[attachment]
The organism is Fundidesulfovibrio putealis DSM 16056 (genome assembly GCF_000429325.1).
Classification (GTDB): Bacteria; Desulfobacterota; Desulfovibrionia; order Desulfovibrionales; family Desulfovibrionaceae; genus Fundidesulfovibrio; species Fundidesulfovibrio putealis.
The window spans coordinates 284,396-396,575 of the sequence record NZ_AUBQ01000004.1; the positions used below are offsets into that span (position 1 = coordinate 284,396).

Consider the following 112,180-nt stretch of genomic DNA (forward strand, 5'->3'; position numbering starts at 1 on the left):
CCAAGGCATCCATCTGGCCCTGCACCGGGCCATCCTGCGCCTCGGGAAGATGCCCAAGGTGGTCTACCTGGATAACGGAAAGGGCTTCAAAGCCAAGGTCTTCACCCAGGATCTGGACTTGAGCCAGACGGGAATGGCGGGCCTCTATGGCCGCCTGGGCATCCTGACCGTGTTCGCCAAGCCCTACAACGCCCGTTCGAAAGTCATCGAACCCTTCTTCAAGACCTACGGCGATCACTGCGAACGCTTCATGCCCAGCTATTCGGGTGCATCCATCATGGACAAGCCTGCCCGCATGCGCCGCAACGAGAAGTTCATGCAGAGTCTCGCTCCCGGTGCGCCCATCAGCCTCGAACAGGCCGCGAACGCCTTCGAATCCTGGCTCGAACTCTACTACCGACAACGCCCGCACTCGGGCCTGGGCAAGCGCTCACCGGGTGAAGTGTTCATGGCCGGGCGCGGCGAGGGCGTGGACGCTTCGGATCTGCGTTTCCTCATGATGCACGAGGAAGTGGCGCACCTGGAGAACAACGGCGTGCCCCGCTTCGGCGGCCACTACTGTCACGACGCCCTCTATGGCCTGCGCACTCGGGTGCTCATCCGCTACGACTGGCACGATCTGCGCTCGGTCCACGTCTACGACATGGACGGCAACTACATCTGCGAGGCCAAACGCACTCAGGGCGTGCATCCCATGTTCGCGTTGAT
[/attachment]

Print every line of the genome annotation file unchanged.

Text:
The organism is Fundidesulfovibrio putealis DSM 16056 (genome assembly GCF_000429325.1).
Classification (GTDB): Bacteria; Desulfobacterota; Desulfovibrionia; order Desulfovibrionales; family Desulfovibrionaceae; genus Fundidesulfovibrio; species Fundidesulfovibrio putealis.
The window spans coordinates 284,396-396,575 of the sequence record NZ_AUBQ01000004.1; the positions used below are offsets into that span (position 1 = coordinate 284,396).

Consider the following 112,180-nt stretch of genomic DNA (forward strand, 5'->3'; position numbering starts at 1 on the left):
CCAAGGCATCCATCTGGCCCTGCACCGGGCCATCCTGCGCCTCGGGAAGATGCCCAAGGTGGTCTACCTGGATAACGGAAAGGGCTTCAAAGCCAAGGTCTTCACCCAGGATCTGGACTTGAGCCAGACGGGAATGGCGGGCCTCTATGGCCGCCTGGGCATCCTGACCGTGTTCGCCAAGCCCTACAACGCCCGTTCGAAAGTCATCGAACCCTTCTTCAAGACCTACGGCGATCACTGCGAACGCTTCATGCCCAGCTATTCGGGTGCATCCATCATGGACAAGCCTGCCCGCATGCGCCGCAACGAGAAGTTCATGCAGAGTCTCGCTCCCGGTGCGCCCATCAGCCTCGAACAGGCCGCGAACGCCTTCGAATCCTGGCTCGAACTCTACTACCGACAACGCCCGCACTCGGGCCTGGGCAAGCGCTCACCGGGTGAAGTGTTCATGGCCGGGCGCGGCGAGGGCGTGGACGCTTCGGATCTGCGTTTCCTCATGATGCACGAGGAAGTGGCGCACCTGGAGAACAACGGCGTGCCCCGCTTCGGCGGCCACTACTGTCACGACGCCCTCTATGGCCTGCGCACTCGGGTGCTCATCCGCTACGACTGGCACGATCTGCGCTCGGTCCACGTCTACGACATGGACGGCAACTACATCTGCGAGGCCAAACGCACTCAGGGCGTGCATCCCATGTTCGCGTTGAT